We are going to not skip, but almost-skip, the entire PC-based digital revolution and go directly to mobile and tablets. That is one. The second is, because infrastructure in some places is broken down,  electronic commerce is taking off. Third is, in India, whatever we may say about our government, it has been far more progressive on things that have to do with digital than even the United States. For instance, I noticed that 75% of e-commerce is about travel in India, but a lot of it is basically Indian Railways. And this unique identity card will set off something very interesting. And electronic tendering systems will become a way to fight around corruption sooner or later.

Your thesis is that brands will be important in this era of infinite information. Shouldn’t it be products than brands?
The reason it will be brands more than products is not because they are not connected. You know, a brand is built on five different things --  resonance with culture, design, utility, storytelling and value. Utility is where the product is delivered, and, sometimes, on value. The interesting thing is, the other three have nothing to do with the product. So it is not that the product doesn’t matter. But the reason why the brand has to be involved is because product lifecycles are becoming shorter and shorter.

You famously talked of the future belonging to mongrels – metaphorically, of course, referring to the imperative of a combination of talents and self-upgradation needed to survive today…
What happens is there is a personality -- what they now call a ‘T’ person talent: someone who is very specialised in one or two things. It’s like imagining the bottom of the T. But they need to be enough of a generalist, and, more importantly, have the ability to network and collaborate across silos. If you stay narrow in a world that’s interconnected, how will you connect with other people? You don’t even know what to connect to! So that’s what a generalist does. The vertical line in the T is your skillsets, the horizontal is your ability to connect to other verticals and connect the dots.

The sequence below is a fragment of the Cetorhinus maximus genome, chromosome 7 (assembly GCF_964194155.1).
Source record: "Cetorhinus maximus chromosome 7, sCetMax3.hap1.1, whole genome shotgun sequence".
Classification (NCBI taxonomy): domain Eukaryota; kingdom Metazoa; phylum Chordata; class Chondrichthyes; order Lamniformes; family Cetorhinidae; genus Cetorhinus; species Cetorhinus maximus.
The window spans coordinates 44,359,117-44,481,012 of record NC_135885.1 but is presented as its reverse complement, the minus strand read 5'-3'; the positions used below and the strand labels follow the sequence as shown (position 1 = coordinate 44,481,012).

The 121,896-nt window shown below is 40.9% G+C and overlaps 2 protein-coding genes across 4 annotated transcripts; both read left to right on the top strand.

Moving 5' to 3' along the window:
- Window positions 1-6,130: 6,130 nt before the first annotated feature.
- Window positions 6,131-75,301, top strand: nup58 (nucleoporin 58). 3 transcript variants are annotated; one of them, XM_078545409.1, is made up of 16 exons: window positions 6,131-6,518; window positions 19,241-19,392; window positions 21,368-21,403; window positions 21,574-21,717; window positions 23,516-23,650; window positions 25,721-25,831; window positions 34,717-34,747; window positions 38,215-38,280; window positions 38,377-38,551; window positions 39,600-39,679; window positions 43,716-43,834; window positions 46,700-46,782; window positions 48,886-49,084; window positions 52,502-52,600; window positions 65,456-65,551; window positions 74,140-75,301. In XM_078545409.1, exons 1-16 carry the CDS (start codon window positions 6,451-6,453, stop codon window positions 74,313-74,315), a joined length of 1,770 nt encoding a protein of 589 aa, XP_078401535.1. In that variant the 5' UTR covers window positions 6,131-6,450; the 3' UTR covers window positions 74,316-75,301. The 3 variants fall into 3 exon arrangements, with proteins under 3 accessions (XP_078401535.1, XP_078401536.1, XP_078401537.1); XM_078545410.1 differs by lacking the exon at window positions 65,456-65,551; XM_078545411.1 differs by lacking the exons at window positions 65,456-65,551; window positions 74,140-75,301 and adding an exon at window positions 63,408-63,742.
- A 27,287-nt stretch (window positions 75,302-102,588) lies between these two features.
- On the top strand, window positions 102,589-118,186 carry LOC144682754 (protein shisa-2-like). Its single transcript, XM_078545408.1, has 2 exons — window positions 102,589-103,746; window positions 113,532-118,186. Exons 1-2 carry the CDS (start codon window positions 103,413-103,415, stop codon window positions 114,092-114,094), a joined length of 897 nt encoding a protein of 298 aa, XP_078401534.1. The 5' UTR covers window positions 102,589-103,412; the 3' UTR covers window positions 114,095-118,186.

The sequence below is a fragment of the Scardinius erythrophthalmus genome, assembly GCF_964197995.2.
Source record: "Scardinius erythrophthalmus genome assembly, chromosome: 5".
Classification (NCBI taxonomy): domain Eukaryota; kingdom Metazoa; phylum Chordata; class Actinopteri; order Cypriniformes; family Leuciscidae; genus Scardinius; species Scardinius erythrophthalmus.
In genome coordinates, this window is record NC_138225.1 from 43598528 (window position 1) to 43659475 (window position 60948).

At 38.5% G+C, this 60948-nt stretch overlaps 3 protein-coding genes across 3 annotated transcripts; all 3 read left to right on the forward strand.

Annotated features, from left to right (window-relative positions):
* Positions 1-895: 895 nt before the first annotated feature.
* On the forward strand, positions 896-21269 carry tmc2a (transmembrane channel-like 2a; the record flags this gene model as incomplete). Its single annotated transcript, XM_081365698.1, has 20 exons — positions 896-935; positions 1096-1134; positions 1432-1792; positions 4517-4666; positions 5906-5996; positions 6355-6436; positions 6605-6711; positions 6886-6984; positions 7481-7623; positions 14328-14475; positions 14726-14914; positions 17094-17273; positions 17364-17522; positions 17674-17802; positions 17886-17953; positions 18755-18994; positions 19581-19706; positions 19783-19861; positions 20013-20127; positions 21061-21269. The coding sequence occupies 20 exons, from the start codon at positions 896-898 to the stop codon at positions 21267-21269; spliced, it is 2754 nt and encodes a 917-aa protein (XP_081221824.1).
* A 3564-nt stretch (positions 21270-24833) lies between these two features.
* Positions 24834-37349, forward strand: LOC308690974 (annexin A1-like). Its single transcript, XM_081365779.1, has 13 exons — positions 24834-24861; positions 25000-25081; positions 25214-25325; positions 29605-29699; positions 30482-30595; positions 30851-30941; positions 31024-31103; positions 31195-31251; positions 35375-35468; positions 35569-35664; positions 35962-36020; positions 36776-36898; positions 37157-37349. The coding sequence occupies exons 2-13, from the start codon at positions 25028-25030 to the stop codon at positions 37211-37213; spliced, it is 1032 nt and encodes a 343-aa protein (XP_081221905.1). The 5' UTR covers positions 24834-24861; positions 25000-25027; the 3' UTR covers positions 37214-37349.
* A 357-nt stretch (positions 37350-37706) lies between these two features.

Is information power or the door to power?
Information is the door to power more than information is power. There is a lot of information and my belief is that there are four levels -- data, on top of data is information, on top of information is insight, on top of insight is wisdom. Insight is by taking a lot of information and figuring out how to make sense. Wisdom … you add a sort of a layer of a combination of experience and humility that takes you to a different stuff. There is a lot of information about digital – a lot of data -- but very little insight and very few people have done it long enough to basically say this works and this doesn’t. But if you don’t have any information … that’s why I say it’s a door to power; without it you can’t even get insights.